Satellite Image of Yosemite National Park’s El Capitan

satellite image el capitan yosemiteIKONOS (0.8m) Satellite Image of Yosemite National Park’s El Capitan

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Designated a World Heritage Site in 1984, Yosemite is internationally recognized for its spectacular granite cliffs, waterfalls, clear streams, Giant Sequoia groves, and biological diversity. Almost 95% of the park is designated wilderness. Yosemite was central to the development of the national park idea.

Yosemite is one of the largest and least fragmented habitat blocks in the Sierra Nevada, and the park supports a diversity of plants and animals. The park has an elevation range from 2,127 to 13,114 feet (648 to 3,997 m) and contains five major vegetation zones: chaparral/oak woodland, lower montane forest, upper montane forest, subalpine zone, and alpine. Of California’s 7,000 plant species, about 50% occur in the Sierra Nevada and more than 20% within Yosemite. There is suitable habitat or documentation for more than 160 rare plants in the park, with rare local geologic formations and unique soils characterizing the restricted ranges many of these plants occupy. Visit Yosemite National Park…

yosemite national park

Satellite Image of Venice Italy

satellite image venice italyIKONOS (0.8m) Satellite Image of Venice Italy – “City of Water”

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Copyright © DigitalGlobe. Courtesy of Satellite Imaging Corporation. All rights reserved.

Venice is a city in northeastern Italy sited on a group of 118 small islands separated by canals and linked by bridges. It is located in the marshy Venetian Lagoon which stretches along the shoreline between the mouths of the Po and the Piave Rivers. Venice is renowned for the beauty of its setting, its architecture and its artworks. The city in its entirety is listed as a World Heritage Site, along with its lagoon.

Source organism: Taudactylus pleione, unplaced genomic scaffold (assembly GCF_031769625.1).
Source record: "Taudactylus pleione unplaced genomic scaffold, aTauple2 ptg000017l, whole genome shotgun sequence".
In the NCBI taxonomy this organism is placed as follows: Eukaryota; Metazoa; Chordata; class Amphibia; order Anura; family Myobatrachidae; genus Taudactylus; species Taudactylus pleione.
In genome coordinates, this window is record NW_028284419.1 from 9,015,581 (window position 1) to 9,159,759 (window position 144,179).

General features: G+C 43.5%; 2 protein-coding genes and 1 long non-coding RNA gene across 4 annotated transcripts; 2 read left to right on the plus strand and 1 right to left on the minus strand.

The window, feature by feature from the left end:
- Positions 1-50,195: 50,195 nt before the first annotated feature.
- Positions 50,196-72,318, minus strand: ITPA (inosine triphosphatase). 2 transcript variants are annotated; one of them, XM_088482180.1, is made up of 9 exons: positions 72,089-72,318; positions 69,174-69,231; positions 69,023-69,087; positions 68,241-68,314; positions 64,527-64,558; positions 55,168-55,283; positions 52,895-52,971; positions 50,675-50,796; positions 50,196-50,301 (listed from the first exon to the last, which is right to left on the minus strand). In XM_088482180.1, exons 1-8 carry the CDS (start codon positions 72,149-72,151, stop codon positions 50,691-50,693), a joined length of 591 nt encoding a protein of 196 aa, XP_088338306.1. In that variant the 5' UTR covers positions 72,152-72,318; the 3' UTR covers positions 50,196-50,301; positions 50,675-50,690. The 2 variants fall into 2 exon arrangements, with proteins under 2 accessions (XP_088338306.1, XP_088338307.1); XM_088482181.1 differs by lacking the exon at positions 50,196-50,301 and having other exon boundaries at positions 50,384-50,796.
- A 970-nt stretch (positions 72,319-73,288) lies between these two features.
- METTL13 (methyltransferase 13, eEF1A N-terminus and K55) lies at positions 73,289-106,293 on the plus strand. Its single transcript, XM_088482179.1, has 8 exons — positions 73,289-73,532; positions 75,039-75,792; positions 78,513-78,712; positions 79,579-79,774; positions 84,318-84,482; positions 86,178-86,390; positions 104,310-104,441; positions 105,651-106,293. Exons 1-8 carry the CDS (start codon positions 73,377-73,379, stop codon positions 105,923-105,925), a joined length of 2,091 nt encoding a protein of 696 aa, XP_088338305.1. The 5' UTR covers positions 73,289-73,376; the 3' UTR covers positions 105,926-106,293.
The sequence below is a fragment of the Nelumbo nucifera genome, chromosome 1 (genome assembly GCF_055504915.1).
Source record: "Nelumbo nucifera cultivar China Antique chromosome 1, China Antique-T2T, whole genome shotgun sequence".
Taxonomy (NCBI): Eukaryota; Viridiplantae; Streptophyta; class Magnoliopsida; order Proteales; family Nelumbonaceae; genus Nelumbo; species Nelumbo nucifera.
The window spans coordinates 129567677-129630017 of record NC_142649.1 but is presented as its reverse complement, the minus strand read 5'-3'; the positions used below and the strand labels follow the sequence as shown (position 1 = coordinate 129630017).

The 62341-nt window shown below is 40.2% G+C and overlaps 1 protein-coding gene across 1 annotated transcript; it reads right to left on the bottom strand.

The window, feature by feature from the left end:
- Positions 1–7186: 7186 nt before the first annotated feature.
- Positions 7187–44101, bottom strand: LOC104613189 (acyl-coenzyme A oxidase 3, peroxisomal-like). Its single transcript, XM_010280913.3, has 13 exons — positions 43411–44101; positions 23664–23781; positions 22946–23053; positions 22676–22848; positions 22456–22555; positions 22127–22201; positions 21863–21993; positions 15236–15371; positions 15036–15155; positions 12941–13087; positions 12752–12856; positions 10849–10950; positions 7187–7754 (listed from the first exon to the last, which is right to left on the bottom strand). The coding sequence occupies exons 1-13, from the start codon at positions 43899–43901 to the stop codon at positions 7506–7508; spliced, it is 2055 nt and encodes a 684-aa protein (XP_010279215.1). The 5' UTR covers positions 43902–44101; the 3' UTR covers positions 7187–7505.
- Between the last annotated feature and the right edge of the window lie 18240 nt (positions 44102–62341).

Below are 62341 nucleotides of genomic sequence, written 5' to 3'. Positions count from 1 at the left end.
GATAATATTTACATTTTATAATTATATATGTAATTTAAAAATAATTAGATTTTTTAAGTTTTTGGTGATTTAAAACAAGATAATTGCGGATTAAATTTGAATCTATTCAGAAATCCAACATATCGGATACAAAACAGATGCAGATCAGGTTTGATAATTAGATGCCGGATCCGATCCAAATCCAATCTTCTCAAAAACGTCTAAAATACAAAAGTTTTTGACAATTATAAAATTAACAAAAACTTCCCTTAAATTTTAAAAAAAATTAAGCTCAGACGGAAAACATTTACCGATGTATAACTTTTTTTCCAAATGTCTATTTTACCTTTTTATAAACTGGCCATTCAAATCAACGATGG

The name is derived from the ancient Veneti people who inhabited the region by the 10th century BC. The city historically was the capital of the Venetian Republic. Venice has been known as the “La Dominante”, “Serenissima”, “Queen of the Adriatic”, “City of Water”, “City of Masks”, “City of Bridges”, “The Floating City”, and “City of Canals”. Luigi Barzini described it in The New York Times as “undoubtedly the most beautiful city built by man”. Venice has also been described by the Times Online as being one of Europe’s most romantic cities. Visit City of Venice here.

View a 360 degree panoramic view of Venice here.

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Satellite Images of the Seven Wonders of the World – New7Wonders

In 2001 an initiative was started by the Swiss corporation New7Wonders Foundation to choose the Seven Wonders of the World (New7Wonders) from a selection of 200 existing monuments. Twenty-one finalists were announced January 1, 2006.  The following images are made possible by cutting edge satellite imaging technology.

Petra – Jordan

satellite image petra jordan

IKONOS (0.8m) Satellite Image of Petra, Jordan

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petra jordan

Petra, Jordan meaning “Rock” in Greek is an archaeological site in Jordan, lying in a basin among the mountains which form the eastern flank of Arabah (Wadi Araba), the large valley running from the Dead Sea to the Gulf of Aqaba. It is famous for having many stone structures carved into the rock. The long-hidden site was revealed to the Western world by the Swiss explorer Johann Ludwig Burckhardt in 1812. The city was the principal city of ancient Nabataea and was famous above all for two things: its trade and its hydraulic engineering systems. It was locally autonomous until the reign of Trajan, but it flourished under Roman rule.  © GeoEye and Courtesy of Satellite Imaging Corporation.

Machu, Picchu – Peru

satellite image machu picchu

IKONOS (0.8m) Satellite Image of Machu Picchu, Peru

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machu picchu peru